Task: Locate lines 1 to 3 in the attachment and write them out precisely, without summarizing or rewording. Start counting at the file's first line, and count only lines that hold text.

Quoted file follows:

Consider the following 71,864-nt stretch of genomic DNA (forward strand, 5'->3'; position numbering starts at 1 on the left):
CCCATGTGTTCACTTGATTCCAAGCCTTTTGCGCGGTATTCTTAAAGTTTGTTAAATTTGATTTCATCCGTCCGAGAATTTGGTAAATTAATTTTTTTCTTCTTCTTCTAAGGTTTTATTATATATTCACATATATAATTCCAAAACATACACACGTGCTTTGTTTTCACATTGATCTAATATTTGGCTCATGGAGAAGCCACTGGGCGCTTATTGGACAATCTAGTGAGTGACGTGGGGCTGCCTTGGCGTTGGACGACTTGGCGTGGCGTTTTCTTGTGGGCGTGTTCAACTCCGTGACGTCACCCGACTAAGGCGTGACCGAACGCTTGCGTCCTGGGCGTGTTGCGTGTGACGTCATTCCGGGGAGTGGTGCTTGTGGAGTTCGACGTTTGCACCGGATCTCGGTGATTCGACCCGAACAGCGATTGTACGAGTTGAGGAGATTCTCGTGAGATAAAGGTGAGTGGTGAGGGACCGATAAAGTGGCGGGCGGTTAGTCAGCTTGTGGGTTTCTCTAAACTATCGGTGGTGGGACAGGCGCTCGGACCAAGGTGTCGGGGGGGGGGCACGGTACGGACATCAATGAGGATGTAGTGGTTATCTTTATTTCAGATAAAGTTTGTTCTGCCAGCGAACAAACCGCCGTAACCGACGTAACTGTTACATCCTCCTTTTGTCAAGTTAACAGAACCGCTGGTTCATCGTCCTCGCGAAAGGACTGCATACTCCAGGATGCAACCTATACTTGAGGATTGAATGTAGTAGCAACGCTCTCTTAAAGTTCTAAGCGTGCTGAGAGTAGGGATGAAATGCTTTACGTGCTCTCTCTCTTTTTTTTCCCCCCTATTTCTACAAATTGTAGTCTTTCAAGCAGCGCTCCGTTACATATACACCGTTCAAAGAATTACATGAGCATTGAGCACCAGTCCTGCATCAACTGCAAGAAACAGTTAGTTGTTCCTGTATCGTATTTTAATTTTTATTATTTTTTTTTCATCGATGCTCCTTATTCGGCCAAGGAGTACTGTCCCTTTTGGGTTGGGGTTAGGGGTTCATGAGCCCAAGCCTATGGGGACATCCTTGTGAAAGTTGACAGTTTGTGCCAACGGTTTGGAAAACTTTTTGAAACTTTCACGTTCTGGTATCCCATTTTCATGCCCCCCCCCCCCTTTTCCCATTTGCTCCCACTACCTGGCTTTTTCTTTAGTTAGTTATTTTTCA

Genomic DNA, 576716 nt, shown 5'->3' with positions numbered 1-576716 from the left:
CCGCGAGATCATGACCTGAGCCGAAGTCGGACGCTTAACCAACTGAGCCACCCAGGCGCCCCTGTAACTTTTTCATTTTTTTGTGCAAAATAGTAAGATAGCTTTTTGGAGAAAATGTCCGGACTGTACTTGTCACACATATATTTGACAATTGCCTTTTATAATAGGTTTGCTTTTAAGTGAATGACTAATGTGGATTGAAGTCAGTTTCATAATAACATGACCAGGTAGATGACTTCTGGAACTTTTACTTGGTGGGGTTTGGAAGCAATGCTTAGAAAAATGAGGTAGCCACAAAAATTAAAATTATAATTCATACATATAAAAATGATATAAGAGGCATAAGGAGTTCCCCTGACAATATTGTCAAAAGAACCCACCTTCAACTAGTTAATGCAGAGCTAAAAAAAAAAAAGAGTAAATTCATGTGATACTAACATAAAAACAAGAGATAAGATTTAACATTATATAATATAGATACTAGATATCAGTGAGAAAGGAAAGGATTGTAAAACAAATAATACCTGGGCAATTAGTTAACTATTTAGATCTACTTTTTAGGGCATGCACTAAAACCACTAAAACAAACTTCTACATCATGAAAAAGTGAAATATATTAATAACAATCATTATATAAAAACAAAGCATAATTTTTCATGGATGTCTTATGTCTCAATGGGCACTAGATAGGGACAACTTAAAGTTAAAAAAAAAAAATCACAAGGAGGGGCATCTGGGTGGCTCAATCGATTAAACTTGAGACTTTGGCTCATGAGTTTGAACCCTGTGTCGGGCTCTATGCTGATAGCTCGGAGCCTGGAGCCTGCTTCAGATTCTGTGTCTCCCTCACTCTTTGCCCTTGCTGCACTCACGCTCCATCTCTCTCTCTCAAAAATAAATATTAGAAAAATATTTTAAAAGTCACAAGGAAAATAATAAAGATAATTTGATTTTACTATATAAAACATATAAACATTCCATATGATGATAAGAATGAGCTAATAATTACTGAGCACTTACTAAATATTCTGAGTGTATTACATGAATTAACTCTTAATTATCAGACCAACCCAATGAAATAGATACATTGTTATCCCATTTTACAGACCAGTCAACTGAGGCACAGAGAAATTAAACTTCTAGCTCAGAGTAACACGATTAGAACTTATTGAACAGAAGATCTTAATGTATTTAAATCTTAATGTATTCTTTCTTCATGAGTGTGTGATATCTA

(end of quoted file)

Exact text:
Consider the following 71,864-nt stretch of genomic DNA (forward strand, 5'->3'; position numbering starts at 1 on the left):
CCCATGTGTTCACTTGATTCCAAGCCTTTTGCGCGGTATTCTTAAAGTTTGTTAAATTTGATTTCATCCGTCCGAGAATTTGGTAAATTAATTTTTTTCTTCTTCTTCTAAGGTTTTATTATATATTCACATATATAATTCCAAAACATACACACGTGCTTTGTTTTCACATTGATCTAATATTTGGCTCATGGAGAAGCCACTGGGCGCTTATTGGACAATCTAGTGAGTGACGTGGGGCTGCCTTGGCGTTGGACGACTTGGCGTGGCGTTTTCTTGTGGGCGTGTTCAACTCCGTGACGTCACCCGACTAAGGCGTGACCGAACGCTTGCGTCCTGGGCGTGTTGCGTGTGACGTCATTCCGGGGAGTGGTGCTTGTGGAGTTCGACGTTTGCACCGGATCTCGGTGATTCGACCCGAACAGCGATTGTACGAGTTGAGGAGATTCTCGTGAGATAAAGGTGAGTGGTGAGGGACCGATAAAGTGGCGGGCGGTTAGTCAGCTTGTGGGTTTCTCTAAACTATCGGTGGTGGGACAGGCGCTCGGACCAAGGTGTCGGGGGGGGGGCACGGTACGGACATCAATGAGGATGTAGTGGTTATCTTTATTTCAGATAAAGTTTGTTCTGCCAGCGAACAAACCGCCGTAACCGACGTAACTGTTACATCCTCCTTTTGTCAAGTTAACAGAACCGCTGGTTCATCGTCCTCGCGAAAGGACTGCATACTCCAGGATGCAACCTATACTTGAGGATTGAATGTAGTAGCAACGCTCTCTTAAAGTTCTAAGCGTGCTGAGAGTAGGGATGAAATGCTTTACGTGCTCTCTCTCTTTTTTTTCCCCCCTATTTCTACAAATTGTAGTCTTTCAAGCAGCGCTCCGTTACATATACACCGTTCAAAGAATTACATGAGCATTGAGCACCAGTCCTGCATCAACTGCAAGAAACAGTTAGTTGTTCCTGTATCGTATTTTAATTTTTATTATTTTTTTTTCATCGATGCTCCTTATTCGGCCAAGGAGTACTGTCCCTTTTGGGTTGGGGTTAGGGGTTCATGAGCCCAAGCCTATGGGGACATCCTTGTGAAAGTTGACAGTTTGTGCCAACGGTTTGGAAAACTTTTTGAAACTTTCACGTTCTGGTATCCCATTTTCATGCCCCCCCCCCCCTTTTCCCATTTGCTCCCACTACCTGGCTTTTTCTTTAGTTAGTTATTTTTCA

Genomic DNA, 576716 nt, shown 5'->3' with positions numbered 1-576716 from the left: